The human eye works like a digital camera with complex structures and functions. To enable vision, the eye will adjust itself to the amount of light coming in. It will focus on objects which are close by or far.


  • The orbit comprises of the eyeball, blood vessels, nerves, muscles and a place for tear drainage. Every orbit is shaped like a pear and it contains a number of bones.
  • The eye is located inside the orbit with six extraocular muscles attached to it. These muscles are attached to the sclera, the white part of the eye. The extraocular muscles enable the up and down movements of the eye. They also move the eye side to side and rotate the eye.
  • The conjunctiva is a clear membrane which covers the surface of the eye. It also covers the inner surface of the eyelids. 
  • The eye contains the tear film which has three layers: the lacrimal gland, the meibomian gland and tear duct. The lacrimal gland produces the watery part of the tears while the meibomian gland produces oil that forms part of the tear film. Tears lubricate the eye as well as drain through the tear duct.
  • The clear, transparent, covering in the front of the eye is the cornea. Located behind the cornea is the anterior chamber which houses the aqueous humor. The eye is always producing the aqueous humor which in turn drains from the eye through the drainage angle. Draining maintains intraocular pressure (IOP). 
  • The iris is located behind the anterior chamber. The iris is the colored section of the eye with the pupil in the middle. The muscles in the iris aid in controlling the quantity of light that reaches the back of the eye by widening or narrowing. 
  • The light coming in falls on the cornea which helps to focus it on the retina. After entering the cornea, light travels through the pupil. 
  • The aqueous humor is produced in the posterior chamber before flowing into the anterior chamber through the pupil. It then drains out through the drainage angle.
  • The lens sits directly behind the pupil. The capsule holding the lens is attached to the zonules (small fibers). These zonules suspend the capsule from the wall of the eye.
  • When the lens alters its shape, it focuses light onto the retina. The ciliary muscles cause the lens to thicken so that it can focus on nearby objects. The lens can also become thin to focus on far-away objects.
  • In between the lens and the back of the eye lies the vitreous cavity which is filled with vitreous humor. Vitreous humor nourishes the inside of the eye and assists the eye to keep its shape. Light entering the eye passes through the vitreous humor onto the retina. 
  • The retina is sensitive to light and is found at the back of the eye. Inside the retina is the macula and the peripheral retina. The macula provides clear, sharp vision while the peripheral retina provides side vision. The retina sends light through the optic nerve to the brain. The nerve fibers in the optic nerve transmit the light impulses from the retina to the visual cortex in the brain.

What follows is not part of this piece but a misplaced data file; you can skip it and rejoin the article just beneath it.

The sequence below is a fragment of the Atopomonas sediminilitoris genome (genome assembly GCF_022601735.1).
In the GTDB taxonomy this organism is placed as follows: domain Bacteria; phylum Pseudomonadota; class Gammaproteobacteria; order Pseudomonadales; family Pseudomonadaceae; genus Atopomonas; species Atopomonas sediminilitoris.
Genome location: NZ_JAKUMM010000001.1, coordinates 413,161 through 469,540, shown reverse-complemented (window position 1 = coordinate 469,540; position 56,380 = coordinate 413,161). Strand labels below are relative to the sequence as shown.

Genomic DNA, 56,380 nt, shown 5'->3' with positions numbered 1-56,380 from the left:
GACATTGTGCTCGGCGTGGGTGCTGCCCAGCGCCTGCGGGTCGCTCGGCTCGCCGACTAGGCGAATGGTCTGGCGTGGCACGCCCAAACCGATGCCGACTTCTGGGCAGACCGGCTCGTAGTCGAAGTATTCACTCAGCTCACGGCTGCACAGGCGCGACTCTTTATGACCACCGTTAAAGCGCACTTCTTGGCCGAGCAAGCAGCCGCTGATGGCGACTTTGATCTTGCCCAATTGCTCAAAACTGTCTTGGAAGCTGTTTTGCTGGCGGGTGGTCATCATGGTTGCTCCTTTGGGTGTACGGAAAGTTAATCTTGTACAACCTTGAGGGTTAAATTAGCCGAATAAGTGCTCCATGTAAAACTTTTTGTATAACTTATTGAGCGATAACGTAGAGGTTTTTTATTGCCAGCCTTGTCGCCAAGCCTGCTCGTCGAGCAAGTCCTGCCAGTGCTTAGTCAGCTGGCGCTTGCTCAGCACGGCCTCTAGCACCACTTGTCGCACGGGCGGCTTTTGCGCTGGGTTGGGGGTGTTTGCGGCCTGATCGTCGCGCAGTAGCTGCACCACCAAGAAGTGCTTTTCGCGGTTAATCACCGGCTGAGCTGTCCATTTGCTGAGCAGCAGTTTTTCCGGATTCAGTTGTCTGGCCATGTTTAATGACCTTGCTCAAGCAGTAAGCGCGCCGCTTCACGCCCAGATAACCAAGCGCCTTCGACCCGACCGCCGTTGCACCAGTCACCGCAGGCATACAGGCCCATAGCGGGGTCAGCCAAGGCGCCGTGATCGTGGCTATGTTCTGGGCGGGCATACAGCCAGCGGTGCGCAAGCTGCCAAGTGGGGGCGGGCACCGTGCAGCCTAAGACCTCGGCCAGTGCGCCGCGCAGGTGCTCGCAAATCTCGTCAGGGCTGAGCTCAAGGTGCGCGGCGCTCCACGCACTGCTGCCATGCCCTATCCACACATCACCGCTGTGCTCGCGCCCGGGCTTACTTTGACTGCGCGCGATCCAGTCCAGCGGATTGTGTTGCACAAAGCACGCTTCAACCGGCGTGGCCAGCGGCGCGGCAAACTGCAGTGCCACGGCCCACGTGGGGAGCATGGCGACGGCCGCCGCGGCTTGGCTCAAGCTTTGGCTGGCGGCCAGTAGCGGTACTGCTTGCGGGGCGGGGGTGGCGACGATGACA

• The retina also has special cells, photoreceptors, which change light into energy that is transmitted to the brain. Rods and cones are two types of photoreceptors. Rods perceive black and white and aid in night vision while cones perceive color and give central vision. Inside the retina are blood vessels which nourish it. 
  • The choroid lies between the retina and sclera and supply it with blood vessels. 


A healthy eye functions to provide clear vision. In order to see, light is focused on the cornea with the iris adjusting the amount of light entering the eye. Through accommodation, the lens assists the eye to focus on nearby objects. When the light reaches the retina, it will convert the images into electric signals and transmit them to the visual cortex through the optic nerve.

Associated symptoms & disorders

Any malfunction, disease or disorder of the eye may affect vision. Normal vision involves all the parts of the eye working well. The disorders or diseases may range from minor conditions like eyelid twitching which causes no problems with vision to trachoma that can lead to blindness. Some diseases like bacterial conjunctivitis are caused by a bacteria while a virus causes viral conjunctivitis. 
Certain conditions may be congenital such as a coloboma in which a child is born without certain tissue in or around the eye. 
Corneal malfunctions or diseases can give rise to conditions like keratoconus, Fuch’s dystrophy, pterygium, etc.
Retinal malfunctions can lead to macular hole, retinal detachment and age-related macular degeneration among others. 

Diagnosis of associated disorders

Diagnosis will depend on the eye disease. Generally, an eye care professional may conduct some or all of the following:

  • A complete medical history
  • Visual acuity test
  • Visual field testing
  • Color vision testing
  • Blood tests and cultures
  • Tonometry to check for intraocular pressure
  • Ophthalmoscopy to check the back of the eye
  • Slit lamp examination which uses high magnification
  • Imaging tests such as computed tomography and magnetic resonance imaging

Treatment of associated disorders

Treatment depends on the disease. Some diseases like a stye will resolve on their own. To help with certain symptoms, the doctor may prescribe eye drops and ointments to reduce inflammation, pain and redness in the eye.
Some like bacterial conjunctivitis need antibiotics. Intravitreal steroids and anti-VEGF eye injections can treat retinal diseases such as retinal vein occlusion. Antifungal and antiviral drugs may be used to treat retinitis. 
Some cases like cataracts require surgery while others such as posterior capsulotomy are treated by use of laser surgery. 
Other like chalazion will need warm compresses.
Refractive diseases are often resolved by use of eyeglasses or contact lenses.